Hocherg, Zanne

Zanne Hocherg

 (Am. 1931-2001)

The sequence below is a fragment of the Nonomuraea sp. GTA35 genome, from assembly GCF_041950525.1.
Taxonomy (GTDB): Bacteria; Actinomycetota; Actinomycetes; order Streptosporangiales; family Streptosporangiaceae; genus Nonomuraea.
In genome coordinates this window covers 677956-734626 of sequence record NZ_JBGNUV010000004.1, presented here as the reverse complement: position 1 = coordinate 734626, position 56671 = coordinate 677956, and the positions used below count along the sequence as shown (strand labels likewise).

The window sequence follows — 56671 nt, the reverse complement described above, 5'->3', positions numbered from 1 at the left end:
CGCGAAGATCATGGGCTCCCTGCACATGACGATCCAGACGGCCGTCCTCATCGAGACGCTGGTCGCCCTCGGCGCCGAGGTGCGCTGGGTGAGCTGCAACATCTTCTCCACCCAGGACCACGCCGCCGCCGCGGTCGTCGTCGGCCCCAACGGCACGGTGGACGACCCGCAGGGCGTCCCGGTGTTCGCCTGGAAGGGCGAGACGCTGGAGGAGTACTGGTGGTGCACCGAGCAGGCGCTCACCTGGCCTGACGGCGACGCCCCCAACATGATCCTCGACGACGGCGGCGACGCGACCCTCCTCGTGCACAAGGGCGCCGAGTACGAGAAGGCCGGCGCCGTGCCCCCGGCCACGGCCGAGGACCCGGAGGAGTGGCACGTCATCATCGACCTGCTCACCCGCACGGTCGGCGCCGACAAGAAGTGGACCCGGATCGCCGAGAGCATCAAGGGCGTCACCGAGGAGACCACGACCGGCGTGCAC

Born in 1931 in Rochester, New York, Zanne Hochberg received a Bachelor of Arts from University of Florida in 1953, and a Master of Arts from Southern Methodist University in 1974. She began a career as a serious painter when she arrived in Dallas, Texas in the 1950s. Important artists who influenced Hochberg’s work include Motherwell, Modigliani, Miro, Frankenthaler, Cezanne, deKooning, Lautrec and others. About Zanne Hochberg, Ted Pillsbury, art expert and former Director of the Kimball and Meadows Museums reflected: “I think she (Zanne Hochberg) was the kind of person who never wanted to be pinned down to a school or a particular style. Her art was a means of expressing something about herself, her feelings, her life and the world, and beauty and truth; and, she produced a very solid body of work. I think arguably, over time, some of her work is going to be recognized as being very important, influential and progressive.” (Interview, 2009) Hochberg was a prolific artist who was best known for her abstract paintings. She referenced human figures in many pieces, and worked in other media including prints, works on paper and constructions. Hochberg spent the final decade of her life painting historical family portraits, which received much acclaim when exhibited in a 2011 museum retrospective at the San Angelo Museum of Fine Arts in San Angelo, Texas. During Hochberg’s lifetime, she enjoyed a strong following, exhibited paintings in many distinguished galleries and museums, and appreciated the acquisition of her work into important private and public collections, including the Dallas Museum of Art (1980). Since her death in 2001, four additional Texas museums have accessioned Hochberg paintings into permanent collections, including: The Blanton Museum of Art (Austin, 2007); The Contemporary Austin (formerly Austin Museum of Art, 2009); San Angelo Museum of Fine Arts (San Angelo, 2011); and Old Jail Art Center (Albany, 2013). Museum exhibits of Hochberg’s work continue posthumously and include: San Angelo Museum of Fine Art’s retrospective exhibition, Zanne Hochberg: “The Art of Our Time” in 2011. Austin Museum of Art juxtaposed Hochberg and Frankenthaler paintings in the “Collection Selections” exhibit in 2009-10. Winthrop University Museum (Rock Hill, South Carolina) organized a retrospective exhibition, “Zanne Hochberg, Seeking the Center” in 2004. Excerpts below are published comments by art historians, museum directors and art critics, which provide important biographical insights about Hochberg’s contributions: Howard Taylor, Director, The San Angelo Museum of Fine Art (2011): “Hochberg was very much a woman of her time who established a strong presence in the art world at a time when it was not common for women to do so.” Jim Edwards, Art Historian (2011): “Like Frankenthaler, Hochberg intuitively believed in the overarching idea that abstract painting can so please the eye, that its arrangement of color and form defines a sense of beauty . . . She (Hochberg) was also an accomplished painter who, through her hard work, and study of art, made a place for herself in the history of Texas art.” (See askart.com discussion post for additional commentary by Edwards). Andrew Svedlow, Ph.D. Art Historian (2004): “Hochberg created paintings, works on paper, prints and constructions that are endowed with her deep attachment to the reflective process. While many artists spend their careers closely observing the objective world around them, Hochberg made her art interesting by critically questioning her own construction of a world of the imagination.” MUSEUM COLLECTIONS Austin Contemporary Art Museum Blanton Museum of Art, University of Texas, 2007 Winthrop University Gallery, Rock Hill, South Carolina, 2004 Mulvane Art Museum, Washburn University, Topeka, KS, 1988 Dallas Museum of Art, Dallas, Texas, 1980 National Museum of Women in the Arts, Washington, D.C. San Angelo Museum of Fine Arts, San Angelo, Texas Old Jail Art Center, Albany, Texas